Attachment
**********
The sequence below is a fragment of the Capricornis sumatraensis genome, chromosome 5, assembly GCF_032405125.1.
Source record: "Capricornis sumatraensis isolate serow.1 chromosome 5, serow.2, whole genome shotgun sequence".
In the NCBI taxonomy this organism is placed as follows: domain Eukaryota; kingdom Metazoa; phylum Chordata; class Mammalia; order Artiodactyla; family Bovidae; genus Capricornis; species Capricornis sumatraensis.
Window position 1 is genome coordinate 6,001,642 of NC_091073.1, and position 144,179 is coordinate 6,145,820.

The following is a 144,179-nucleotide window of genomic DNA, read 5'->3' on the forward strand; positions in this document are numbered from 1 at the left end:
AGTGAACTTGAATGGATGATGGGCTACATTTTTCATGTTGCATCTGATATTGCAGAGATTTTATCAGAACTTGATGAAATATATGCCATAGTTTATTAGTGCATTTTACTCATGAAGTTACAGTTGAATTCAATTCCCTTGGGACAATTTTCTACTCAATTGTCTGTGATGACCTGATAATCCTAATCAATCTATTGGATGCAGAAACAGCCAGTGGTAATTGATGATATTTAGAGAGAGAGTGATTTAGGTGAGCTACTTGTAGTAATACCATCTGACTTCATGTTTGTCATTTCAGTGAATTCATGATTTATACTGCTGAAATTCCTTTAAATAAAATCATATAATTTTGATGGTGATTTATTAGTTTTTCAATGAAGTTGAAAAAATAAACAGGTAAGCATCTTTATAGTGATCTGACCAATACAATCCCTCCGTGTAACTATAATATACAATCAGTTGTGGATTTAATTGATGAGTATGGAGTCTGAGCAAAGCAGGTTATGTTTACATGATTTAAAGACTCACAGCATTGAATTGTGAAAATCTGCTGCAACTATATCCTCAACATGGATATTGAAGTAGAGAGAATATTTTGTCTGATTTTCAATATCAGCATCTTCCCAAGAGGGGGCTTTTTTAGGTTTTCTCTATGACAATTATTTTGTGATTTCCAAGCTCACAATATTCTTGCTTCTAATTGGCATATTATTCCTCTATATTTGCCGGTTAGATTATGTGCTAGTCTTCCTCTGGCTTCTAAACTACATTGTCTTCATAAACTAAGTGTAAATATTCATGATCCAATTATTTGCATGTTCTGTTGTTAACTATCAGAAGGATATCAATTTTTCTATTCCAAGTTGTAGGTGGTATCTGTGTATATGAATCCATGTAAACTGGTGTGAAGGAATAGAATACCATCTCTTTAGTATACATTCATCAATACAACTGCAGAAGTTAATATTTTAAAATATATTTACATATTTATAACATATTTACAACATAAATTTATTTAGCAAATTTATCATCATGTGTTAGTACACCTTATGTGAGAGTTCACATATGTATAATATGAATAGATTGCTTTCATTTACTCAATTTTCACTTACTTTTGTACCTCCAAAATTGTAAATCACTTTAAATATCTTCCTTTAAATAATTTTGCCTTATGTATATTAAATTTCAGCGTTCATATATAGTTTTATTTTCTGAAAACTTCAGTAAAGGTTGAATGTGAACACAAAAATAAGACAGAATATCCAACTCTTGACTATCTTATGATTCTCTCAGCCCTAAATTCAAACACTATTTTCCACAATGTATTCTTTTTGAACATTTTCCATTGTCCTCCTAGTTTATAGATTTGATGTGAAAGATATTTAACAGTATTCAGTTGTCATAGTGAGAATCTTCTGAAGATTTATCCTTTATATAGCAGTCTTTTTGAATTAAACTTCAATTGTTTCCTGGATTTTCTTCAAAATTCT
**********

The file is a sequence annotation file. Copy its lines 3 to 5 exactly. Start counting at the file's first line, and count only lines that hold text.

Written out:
In the NCBI taxonomy this organism is placed as follows: domain Eukaryota; kingdom Metazoa; phylum Chordata; class Mammalia; order Artiodactyla; family Bovidae; genus Capricornis; species Capricornis sumatraensis.
Window position 1 is genome coordinate 6,001,642 of NC_091073.1, and position 144,179 is coordinate 6,145,820.

The following is a 144,179-nucleotide window of genomic DNA, read 5'->3' on the forward strand; positions in this document are numbered from 1 at the left end: